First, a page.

The TV Collective founder Simone Pennant has questioned the validity of the licence fee at a Creative Week panel on the lack of diversity in the film and TV industries.
Pennant, whose organisation The TV Collective has tens of thousands of members, told the audience: “There’s so much talk around this issue but if we don’t have real progress, I think a lot of our membership will ask ‘why should I pay for something like the licence fee?’. If they aren’t going to service or support our needs then why should we pay? People are getting very despondent and are dropping out of the industry because they are tired of this issue.”
Pennant, who was speaking on a panel about practical ways producers can make productions more diverse, added: “The way the BAME community is perceived needs to change. I get too many requests for runners and researchers.”
Film producer Damian Jones, whose credits include The Iron Lady, Kidulthood, and more recently period-drama Belle, in which Gugu Mbatha-Raw stars as the mixed-race daughter of a Royal Navy Admiral in 18th century England, described the wariness from some industry backers about funding Belle.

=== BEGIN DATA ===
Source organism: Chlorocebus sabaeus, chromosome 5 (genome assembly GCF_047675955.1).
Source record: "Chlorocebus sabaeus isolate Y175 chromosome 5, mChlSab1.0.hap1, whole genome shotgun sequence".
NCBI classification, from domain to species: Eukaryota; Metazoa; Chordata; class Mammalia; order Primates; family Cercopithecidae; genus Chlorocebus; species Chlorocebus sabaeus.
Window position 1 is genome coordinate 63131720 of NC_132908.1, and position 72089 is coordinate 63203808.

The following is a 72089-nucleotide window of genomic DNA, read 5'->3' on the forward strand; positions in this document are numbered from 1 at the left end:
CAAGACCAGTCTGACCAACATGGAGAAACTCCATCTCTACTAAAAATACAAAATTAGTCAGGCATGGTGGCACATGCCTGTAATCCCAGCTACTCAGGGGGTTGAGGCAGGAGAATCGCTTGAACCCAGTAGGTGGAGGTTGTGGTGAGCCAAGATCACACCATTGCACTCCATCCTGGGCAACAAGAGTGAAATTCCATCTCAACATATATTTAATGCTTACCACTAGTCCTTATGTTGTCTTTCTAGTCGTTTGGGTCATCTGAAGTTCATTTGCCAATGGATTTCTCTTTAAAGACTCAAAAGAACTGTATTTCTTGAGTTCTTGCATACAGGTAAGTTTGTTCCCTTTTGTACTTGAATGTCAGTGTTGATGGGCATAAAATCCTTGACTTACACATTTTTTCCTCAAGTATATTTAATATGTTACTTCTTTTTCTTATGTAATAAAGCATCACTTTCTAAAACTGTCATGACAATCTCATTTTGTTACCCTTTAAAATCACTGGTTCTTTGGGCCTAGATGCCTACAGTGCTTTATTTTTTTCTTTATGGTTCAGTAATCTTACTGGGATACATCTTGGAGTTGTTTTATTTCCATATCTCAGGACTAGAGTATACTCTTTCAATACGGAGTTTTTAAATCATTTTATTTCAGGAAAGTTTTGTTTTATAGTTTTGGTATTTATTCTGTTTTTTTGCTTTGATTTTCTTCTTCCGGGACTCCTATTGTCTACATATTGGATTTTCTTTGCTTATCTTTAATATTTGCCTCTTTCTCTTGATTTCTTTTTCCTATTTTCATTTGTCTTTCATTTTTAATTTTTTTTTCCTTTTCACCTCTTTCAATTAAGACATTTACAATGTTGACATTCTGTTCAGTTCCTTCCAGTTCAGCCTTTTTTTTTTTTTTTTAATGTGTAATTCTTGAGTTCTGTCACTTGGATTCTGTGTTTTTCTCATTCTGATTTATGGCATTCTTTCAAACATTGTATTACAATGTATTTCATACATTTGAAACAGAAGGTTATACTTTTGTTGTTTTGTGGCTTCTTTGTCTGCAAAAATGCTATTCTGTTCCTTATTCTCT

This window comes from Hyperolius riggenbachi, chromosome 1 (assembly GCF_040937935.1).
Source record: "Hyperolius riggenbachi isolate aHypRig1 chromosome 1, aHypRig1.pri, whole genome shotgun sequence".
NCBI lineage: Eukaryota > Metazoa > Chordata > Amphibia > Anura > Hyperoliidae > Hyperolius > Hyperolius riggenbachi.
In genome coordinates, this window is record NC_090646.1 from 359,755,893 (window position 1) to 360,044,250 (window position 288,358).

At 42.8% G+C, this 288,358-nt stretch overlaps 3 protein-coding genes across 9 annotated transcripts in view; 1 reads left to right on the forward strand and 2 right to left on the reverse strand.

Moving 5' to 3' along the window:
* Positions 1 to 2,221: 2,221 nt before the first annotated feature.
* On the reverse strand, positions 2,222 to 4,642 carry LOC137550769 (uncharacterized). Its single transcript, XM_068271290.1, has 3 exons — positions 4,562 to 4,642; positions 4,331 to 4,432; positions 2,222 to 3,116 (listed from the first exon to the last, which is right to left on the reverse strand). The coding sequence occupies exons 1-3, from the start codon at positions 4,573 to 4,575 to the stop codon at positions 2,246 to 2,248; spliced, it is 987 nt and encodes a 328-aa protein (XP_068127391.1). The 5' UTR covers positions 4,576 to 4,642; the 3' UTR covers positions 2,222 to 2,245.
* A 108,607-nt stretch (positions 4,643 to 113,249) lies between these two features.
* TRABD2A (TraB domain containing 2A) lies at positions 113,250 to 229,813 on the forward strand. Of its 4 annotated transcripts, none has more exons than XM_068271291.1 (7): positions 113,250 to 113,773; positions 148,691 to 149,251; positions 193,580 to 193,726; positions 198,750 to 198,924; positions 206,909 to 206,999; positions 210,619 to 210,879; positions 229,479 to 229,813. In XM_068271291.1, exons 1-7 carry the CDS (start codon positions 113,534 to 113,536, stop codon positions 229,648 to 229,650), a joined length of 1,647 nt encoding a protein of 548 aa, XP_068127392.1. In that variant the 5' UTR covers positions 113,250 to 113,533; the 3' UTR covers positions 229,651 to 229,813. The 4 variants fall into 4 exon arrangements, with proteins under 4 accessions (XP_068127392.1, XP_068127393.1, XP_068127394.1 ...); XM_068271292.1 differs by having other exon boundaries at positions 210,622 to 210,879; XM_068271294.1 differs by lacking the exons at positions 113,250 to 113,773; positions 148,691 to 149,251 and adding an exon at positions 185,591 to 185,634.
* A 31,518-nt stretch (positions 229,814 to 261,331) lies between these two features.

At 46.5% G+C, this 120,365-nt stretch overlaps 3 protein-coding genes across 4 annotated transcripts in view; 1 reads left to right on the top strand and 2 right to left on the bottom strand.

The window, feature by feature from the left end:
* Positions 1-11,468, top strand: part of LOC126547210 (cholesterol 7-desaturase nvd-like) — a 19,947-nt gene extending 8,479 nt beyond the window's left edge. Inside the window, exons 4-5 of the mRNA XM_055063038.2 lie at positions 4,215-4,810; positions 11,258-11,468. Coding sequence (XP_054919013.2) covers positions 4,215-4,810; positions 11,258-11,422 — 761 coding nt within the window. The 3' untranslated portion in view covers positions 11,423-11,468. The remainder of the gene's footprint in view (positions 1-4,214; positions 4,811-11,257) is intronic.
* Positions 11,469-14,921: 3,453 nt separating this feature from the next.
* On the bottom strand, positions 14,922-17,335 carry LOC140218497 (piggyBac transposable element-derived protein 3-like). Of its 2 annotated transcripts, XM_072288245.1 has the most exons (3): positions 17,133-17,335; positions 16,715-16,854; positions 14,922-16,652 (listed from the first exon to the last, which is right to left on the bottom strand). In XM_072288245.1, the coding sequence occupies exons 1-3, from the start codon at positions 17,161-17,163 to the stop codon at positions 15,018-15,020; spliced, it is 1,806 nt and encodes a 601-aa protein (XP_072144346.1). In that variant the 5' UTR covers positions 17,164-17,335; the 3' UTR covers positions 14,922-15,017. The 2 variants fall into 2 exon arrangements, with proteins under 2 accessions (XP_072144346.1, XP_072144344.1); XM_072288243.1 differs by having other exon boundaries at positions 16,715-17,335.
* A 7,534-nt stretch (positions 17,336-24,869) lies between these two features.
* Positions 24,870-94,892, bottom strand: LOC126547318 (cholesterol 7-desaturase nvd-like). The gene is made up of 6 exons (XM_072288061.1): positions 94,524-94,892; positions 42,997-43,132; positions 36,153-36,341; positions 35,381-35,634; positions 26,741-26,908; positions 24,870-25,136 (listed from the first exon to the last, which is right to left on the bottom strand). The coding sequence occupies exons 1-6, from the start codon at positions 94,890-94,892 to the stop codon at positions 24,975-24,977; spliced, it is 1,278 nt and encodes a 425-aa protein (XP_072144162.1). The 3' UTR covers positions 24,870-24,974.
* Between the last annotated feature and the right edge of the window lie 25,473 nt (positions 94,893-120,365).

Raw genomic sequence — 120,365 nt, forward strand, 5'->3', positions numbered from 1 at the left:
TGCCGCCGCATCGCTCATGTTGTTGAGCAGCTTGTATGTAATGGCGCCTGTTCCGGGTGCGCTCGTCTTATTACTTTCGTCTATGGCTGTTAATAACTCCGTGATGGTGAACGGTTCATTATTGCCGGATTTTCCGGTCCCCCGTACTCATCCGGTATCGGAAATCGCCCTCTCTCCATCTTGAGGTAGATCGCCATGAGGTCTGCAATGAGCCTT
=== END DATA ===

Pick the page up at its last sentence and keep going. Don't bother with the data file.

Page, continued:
“Some sales companies said that the film’s theme, the mixed race lead, and the black writer and director meant the film wouldn’t sell in Japan, Germany and other territories and that it wouldn’t play at certain festivals,” said the BAFTA-winning producer.
Jones praised the UKFC’s Diversity Fund and anticipated the BFI’s relaunch of a similar fund this year.
Michelle Matherson, talent executive at Shiver, said the glass ceiling for BAME executives remains a pressing issue: “There are a lot of good entry level schemes but I find that BAME professionals get to AP level but often can’t make that jump to PD. There are very few BAME SPs in the business and you can count the execs on one hand. It is disheartening.”
Priscilla Balfour, 4 Talent coordinator for Channel 4 concurred: “Mid-level and senior-level at Channel 4 is now our priority. It’s time to up the game and take it to the next level.”
While acknowledging the size of the problem facing the industry, Creative Skillset executive director Kate O’Connor highlighted the Skills Investment Fund as a means by which producers are attempting to make productions more diverse.
The panel lauded the work of entry level scheme Creative Access, which was also represented on the panel.